I'm covering the Web 2.0 Expo in San Francisco for the work blog, and I've written a recap of a blogging panel that I attended that you might be interested in. Here's a piece:
Facilitating community" is much easier said than done, but you must make those who visit your site feel welcome. That doesn't mean sparkly icons and overly friendly chit chat with commenters, but make your blog hospitable. Make it easy for them to comment by making sure they don't have to take unnecessary steps to leave feedback. Making someone log in each time, provide a CAPTCHA or other (seemingly) minor requirements can make someone abandon a comment pretty quick like. Encourage commenting both editorially and technically.
Number two in that list should be number one. It is absolutely paramount that you comment and read other people's blogs if you want a community to grow in your own. This may seem to take a lot of time and energy, but I assure you that the most organic way to improve traffic to your blog is to be an active participant in someone else's. Never underestimate the power of the blogger ego. Getting comment feedback is like mainlining crack for many a new media writer. It's what you want! Why not spread the love and comment like crazy? Let people know you are out there, and that you like what they do. Don't fake it! Only comment on that which inspires you, but rather than think to yourself, "That was funny," tell him. Chances are he's gonna wanna see where you came from, click on your name, and if you've got quality content the chances you've gained yourself a reader have gone way up.
The free stuff is great advice if you are a pro organization, but this isn't the best tack for independent bloggers, simply for monetary reasons. However, that bit about promoting your fans is GOLD. If a comment is truly funny or provocative, why not highlight it in a post of its own with your response? Knowing that a blogger respects his readers, values them and even promotes them is big incentive for people to stick around.
This morning I woke up on the right side of the bed. I looked out the window onto a hazy landscape and declared that today would be a good day.
So, imagine my thrill to find in my inbox a note from my dear friend Adam about his brand new political blog Post Politics hosted by the very wise Nashville Post*. It's live. He's back (opinion and analysis and all!). And I'm elated. More elated than someone should rightly be about a blog.
The day continues to be a good one.
*Had to scroll allll the way to the bottom of the blog to find a link to their front page. I am a fan of the subtle branding. And the blog looks fantastic and robust.** Did I mention I'm thrilled?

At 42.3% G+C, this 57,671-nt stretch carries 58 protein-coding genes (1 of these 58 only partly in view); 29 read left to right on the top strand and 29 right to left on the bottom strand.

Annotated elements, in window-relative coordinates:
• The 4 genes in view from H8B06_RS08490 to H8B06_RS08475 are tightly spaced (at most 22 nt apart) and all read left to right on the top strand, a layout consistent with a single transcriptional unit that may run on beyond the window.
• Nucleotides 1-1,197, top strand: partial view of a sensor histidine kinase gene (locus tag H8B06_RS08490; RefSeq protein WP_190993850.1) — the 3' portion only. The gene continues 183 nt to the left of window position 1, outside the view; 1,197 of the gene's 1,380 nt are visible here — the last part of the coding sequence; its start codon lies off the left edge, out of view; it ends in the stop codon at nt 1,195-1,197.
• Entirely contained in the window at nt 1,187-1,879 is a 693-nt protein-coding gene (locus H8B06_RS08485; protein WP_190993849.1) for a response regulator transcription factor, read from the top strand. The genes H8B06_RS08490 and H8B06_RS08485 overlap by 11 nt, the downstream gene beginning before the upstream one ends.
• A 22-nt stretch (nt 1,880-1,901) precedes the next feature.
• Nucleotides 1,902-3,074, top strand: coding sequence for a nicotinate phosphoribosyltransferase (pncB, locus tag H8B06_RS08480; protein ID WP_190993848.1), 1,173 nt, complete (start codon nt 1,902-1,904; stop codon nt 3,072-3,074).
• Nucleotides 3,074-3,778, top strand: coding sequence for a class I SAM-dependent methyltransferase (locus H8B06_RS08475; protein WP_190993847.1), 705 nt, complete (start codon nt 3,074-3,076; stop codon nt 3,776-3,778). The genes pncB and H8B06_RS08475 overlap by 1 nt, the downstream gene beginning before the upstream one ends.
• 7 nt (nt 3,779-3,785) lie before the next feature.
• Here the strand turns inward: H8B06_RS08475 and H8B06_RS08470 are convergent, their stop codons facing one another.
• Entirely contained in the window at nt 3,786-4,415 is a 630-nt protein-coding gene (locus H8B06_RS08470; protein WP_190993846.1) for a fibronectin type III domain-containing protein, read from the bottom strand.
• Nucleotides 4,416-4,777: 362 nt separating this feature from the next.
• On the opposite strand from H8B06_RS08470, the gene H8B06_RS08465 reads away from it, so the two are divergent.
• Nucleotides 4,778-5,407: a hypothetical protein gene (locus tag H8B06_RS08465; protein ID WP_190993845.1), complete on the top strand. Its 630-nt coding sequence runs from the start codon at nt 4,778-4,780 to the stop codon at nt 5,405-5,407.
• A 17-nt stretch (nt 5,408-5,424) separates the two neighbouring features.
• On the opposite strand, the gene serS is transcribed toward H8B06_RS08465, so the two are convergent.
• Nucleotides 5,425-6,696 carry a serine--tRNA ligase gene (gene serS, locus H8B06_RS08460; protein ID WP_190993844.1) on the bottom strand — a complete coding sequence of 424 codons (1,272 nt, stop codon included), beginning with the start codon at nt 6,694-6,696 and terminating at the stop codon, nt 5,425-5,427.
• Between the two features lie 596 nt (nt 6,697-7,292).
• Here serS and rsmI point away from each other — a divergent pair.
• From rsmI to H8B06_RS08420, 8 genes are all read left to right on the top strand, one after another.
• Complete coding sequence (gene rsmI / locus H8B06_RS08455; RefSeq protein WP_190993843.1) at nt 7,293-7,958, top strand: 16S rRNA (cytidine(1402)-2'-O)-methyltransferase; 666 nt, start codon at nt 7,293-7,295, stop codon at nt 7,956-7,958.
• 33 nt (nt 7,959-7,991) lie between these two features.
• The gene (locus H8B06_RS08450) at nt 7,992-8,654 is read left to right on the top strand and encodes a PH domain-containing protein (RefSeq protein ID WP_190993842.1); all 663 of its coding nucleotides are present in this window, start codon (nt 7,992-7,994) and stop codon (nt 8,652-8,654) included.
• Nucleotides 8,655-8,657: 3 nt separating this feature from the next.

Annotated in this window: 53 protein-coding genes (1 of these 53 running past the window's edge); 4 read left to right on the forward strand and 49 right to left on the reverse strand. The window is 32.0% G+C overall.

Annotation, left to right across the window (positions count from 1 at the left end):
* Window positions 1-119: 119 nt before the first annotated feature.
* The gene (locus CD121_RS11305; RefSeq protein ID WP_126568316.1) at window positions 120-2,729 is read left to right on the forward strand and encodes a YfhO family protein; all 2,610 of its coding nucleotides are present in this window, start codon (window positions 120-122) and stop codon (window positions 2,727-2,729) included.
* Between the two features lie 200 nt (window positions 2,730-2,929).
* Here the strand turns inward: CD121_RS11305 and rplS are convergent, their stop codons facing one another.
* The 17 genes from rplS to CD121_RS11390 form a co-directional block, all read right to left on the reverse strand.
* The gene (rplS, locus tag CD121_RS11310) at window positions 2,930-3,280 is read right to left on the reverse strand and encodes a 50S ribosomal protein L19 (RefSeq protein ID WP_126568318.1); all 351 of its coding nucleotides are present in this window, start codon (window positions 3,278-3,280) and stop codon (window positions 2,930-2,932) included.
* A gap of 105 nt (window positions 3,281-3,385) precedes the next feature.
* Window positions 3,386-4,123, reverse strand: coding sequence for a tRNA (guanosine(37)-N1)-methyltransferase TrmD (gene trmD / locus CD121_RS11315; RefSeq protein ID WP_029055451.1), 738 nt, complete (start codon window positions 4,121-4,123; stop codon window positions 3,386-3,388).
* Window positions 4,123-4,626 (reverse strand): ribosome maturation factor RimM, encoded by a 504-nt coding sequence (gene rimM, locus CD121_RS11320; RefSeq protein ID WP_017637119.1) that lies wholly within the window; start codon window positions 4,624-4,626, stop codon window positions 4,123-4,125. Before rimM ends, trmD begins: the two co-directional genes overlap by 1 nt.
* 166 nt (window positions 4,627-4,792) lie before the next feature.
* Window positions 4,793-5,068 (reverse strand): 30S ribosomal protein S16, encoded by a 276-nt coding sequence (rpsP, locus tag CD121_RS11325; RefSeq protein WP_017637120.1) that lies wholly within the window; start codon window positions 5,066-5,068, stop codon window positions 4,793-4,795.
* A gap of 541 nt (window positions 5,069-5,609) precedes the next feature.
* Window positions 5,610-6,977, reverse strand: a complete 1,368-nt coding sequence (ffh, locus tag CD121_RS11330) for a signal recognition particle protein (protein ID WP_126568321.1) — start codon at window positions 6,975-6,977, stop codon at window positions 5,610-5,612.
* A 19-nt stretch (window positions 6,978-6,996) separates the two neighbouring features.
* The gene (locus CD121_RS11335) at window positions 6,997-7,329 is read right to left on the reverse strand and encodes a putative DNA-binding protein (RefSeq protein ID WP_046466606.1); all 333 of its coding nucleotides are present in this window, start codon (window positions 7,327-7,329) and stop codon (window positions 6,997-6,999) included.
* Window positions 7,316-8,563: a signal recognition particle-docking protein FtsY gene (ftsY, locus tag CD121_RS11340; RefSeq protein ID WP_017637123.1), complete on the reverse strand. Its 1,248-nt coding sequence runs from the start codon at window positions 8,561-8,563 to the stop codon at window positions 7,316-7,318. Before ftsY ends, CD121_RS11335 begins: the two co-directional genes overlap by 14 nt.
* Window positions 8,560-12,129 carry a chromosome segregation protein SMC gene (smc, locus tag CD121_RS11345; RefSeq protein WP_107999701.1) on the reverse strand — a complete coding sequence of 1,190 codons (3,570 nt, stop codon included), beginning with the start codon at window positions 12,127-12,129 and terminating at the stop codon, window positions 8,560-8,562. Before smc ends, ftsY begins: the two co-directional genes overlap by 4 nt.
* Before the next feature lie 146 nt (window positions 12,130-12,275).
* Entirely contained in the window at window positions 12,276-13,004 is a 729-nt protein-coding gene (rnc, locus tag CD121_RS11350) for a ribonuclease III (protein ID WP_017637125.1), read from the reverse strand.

**Nope, not jealous in the least.
I've discovered, after five months, a dozen bizarre conversations and a stinky kiss on the face by a homeless stranger, that walking around San Francisco with earbuds in or headphones on is necessary to successfully avoid the crazy. Or, in my case, being asked for directions. (I haven't been here long enough to tell anyone anything about how to get anywhere, it's best they don't waste their time asking me.) I used to think it was because every one couldn't get by without music in their ears, and that may be true, but I'm willing to bet most of these headphone listening pedestrians and public transit riders are also trying to prevent conversations like the one I had late one night with a spectacularly inebriated man on BART that mostly consisted of grunts and giggles.
And I've also discovered, just as was predicted, that my crush on BART has moved beyond the flirty stage and into that stage where you start to get annoyed by stuff that never bothered you before. When I first moved here I was always very cautious to know the etiquette, but I had to be making some new girl mistakes. So, I was always patient with others. Somehow, that patience wore right the fuck out. Because I was pressing down pretty hard on that clueless lass who was talking on her cell phone, dragging two suitcases and putting her ticket in the wrong way. Then I cut her off at the escalator.
Now when someone doesn't Stand Right, Walk Left I get all pissy and antsy. I've actually now gotten the courage to say "Excuse Me," to indicate that myself and about 20 other people are trying to come through. They typically figure it out, move right, and then I make it to work 45 seconds sooner than I would have.
More BART pet peeves:
This is a first. I've been blogging for almost ten years now, and I've never been a victim of anything this invasive. Please help me figure this out:
When I make new posts now, somehow, some way, spam links to nasty porn sites insert themselves into my post code! The links do not show up on the front page of this blog, but they do occur in the displayed RSS feed. I'll take a look at the code of this post before I post it and it won't be there. But when I come back to it and hit "edit," I find links to pages about "BBW fingering." I do not want that.
The more I think about it the more pissed off I get. Is this because I changed my template? How the fuck did these spammers infect my blogging platform? Ugh! Make it stop. Any help or hints you have would be greatly appreciated.
As you can see I just broke my own webpage trying to be cute and hand code CSS. I don't have the wherewithal to fix it right now, but rest assured that a) I know it is fucked and b) I will rectify it sooner rather than later.